The federal government is being urged to do more to reduce the number of road crashes in Australia after a new report found they are costing the economy nearly $30 billion a year.
The Australian Automobile Association says while the number of people killed on our roads has dropped by a quarter since 2006, the annual cost of road trauma has not fallen by anywhere near as much.
A report commissioned by the AAA estimates the cost of road trauma was $29.7 billion in 2015. In 2009 the cost of road trauma was estimated by the Australian government to be $27 billion. In today's dollars that's equivalent to around $35 billion.
AAA chief executive Michael Bradley says the report's findings suggest that the federal government's 2011 National Road Safety Strategy, which aims to reduce annual road deaths and serious injuries by at least 30 per cent by 2020, is doomed to fail.
He wants the federal government to re-establish the National Office for Road Safety, which was shut down 15 years ago, to help improve driver education and research about crashes including the roles played by drug driving and mobile phone use.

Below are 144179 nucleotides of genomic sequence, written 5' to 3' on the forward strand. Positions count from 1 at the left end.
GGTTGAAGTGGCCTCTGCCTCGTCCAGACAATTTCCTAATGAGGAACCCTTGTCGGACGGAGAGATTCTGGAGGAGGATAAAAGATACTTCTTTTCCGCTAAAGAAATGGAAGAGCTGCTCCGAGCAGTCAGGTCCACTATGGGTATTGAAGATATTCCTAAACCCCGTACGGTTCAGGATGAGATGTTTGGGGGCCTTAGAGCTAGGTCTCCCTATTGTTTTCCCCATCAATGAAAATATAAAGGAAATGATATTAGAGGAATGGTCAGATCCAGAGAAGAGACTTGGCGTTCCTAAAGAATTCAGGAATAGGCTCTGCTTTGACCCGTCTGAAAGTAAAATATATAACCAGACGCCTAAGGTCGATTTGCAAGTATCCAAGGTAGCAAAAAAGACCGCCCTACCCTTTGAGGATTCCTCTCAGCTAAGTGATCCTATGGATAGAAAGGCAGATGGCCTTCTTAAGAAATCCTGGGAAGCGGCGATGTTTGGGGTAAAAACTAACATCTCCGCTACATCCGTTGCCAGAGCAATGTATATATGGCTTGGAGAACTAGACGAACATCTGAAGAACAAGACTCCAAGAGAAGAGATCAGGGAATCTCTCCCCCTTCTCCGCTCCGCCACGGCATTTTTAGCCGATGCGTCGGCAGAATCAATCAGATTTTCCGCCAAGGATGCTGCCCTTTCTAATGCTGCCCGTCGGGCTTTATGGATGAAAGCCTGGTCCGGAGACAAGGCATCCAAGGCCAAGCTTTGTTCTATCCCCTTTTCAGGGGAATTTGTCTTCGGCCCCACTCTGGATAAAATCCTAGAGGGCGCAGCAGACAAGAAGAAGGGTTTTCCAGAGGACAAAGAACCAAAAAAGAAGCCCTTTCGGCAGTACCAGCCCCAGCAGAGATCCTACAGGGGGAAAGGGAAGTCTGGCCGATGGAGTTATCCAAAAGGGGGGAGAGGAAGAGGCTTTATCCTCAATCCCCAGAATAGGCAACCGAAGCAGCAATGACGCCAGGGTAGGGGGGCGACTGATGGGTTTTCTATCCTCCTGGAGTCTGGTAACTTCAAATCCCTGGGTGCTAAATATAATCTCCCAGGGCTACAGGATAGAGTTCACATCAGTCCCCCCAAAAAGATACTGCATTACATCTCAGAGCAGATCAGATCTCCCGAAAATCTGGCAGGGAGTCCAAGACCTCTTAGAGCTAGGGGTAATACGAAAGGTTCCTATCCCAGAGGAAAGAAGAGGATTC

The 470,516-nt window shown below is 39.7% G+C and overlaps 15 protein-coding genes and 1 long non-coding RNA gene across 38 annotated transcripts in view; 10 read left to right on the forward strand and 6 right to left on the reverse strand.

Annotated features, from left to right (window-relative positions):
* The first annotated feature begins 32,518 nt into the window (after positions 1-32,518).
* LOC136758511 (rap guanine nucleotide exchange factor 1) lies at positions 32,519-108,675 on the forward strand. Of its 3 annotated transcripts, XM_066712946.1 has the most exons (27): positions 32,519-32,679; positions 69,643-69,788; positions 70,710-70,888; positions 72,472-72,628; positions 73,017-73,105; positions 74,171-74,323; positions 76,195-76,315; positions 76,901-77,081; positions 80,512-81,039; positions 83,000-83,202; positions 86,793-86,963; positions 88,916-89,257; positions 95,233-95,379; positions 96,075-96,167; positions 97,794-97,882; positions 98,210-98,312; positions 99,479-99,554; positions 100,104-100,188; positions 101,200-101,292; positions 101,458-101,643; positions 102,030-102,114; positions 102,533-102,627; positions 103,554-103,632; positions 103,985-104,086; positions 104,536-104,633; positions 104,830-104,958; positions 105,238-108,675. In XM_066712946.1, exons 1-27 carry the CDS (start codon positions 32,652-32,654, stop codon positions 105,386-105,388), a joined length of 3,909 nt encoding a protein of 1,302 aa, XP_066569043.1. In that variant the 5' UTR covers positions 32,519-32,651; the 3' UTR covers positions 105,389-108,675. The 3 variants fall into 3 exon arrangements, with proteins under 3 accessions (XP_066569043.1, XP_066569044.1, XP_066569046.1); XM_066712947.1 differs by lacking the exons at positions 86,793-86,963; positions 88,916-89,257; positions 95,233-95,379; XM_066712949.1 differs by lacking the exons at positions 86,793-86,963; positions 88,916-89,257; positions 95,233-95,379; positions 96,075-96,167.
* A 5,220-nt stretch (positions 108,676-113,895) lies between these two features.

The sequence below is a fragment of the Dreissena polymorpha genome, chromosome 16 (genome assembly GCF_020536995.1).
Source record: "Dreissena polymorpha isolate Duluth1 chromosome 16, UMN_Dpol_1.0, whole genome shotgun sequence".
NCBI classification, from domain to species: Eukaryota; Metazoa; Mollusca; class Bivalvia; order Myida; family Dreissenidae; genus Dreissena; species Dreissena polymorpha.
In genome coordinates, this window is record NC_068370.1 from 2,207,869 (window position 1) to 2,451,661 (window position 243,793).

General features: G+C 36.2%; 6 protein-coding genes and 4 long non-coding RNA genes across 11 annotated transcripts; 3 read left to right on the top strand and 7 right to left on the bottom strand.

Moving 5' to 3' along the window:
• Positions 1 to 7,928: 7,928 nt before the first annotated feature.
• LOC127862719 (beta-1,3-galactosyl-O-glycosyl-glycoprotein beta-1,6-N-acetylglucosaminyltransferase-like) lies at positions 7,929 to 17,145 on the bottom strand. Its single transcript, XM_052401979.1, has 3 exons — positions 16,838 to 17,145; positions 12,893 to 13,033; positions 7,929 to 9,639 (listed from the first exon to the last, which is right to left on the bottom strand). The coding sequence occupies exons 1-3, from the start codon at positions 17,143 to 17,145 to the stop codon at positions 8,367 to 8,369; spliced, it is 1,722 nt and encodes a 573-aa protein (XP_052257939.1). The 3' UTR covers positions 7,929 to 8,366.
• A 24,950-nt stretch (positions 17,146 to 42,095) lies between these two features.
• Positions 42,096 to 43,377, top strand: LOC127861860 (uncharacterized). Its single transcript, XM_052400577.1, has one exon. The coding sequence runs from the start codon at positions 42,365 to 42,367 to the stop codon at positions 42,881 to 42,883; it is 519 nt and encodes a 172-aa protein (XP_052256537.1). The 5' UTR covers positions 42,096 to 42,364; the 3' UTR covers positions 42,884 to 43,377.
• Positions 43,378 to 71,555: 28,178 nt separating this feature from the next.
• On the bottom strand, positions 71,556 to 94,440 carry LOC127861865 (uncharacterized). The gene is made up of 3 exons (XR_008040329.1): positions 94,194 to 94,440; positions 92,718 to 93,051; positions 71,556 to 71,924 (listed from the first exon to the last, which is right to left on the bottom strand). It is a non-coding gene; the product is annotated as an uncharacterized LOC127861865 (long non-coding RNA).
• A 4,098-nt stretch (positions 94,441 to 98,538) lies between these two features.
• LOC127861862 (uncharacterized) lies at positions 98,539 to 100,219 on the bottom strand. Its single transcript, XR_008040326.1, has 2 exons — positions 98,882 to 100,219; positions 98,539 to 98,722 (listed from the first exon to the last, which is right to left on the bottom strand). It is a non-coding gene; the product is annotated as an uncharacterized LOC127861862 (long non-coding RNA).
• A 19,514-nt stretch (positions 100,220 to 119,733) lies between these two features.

Mr Bradley also argues the billions of dollars the federal government spends on road infrastructure projects each year should be linked to specific safety targets.
"The government can choose not to act, but choosing not to not only kills a lot of Australians but it costs billions of dollars every year," he said on Monday.
"Even though fewer people are dying, more are getting injured probably because crashes are getting more survivable thanks to car technologies and airbags so when you have a crash what used to kill you will now just disable you or maim you.
"The cost of that disability care and the income support for carers, that's a huge part of this."
The report, prepared by Economic Connections, found while road fatalities dropped by a quarter to 1205 between 2006 and 2015, the number of people needing to be hospitalised rose by nearly the same amount and pushed up overall costs in the process.
The number of road crashes also rose four per cent to 679,359.
It estimates the direct cost to government for just one year's worth of road trauma is about $3.7 billion, which covers expenses relating to healthcare, emergency services, forgone future tax revenue and income support for the people injured or killed.
In terms of the $30 billion overall cost of road trauma to the economy, fatalities, health and wellbeing are make up the biggest share of the pie at more than $9 billion, followed by vehicle damage at $4.3 billion and $2 billion for disability care.
Mr Bradley said the federal government should be playing a leadership role for the states when it comes to reducing road trauma by co-ordinating the collection of standardised data on crashes so better research can be done to help reduce the road toll.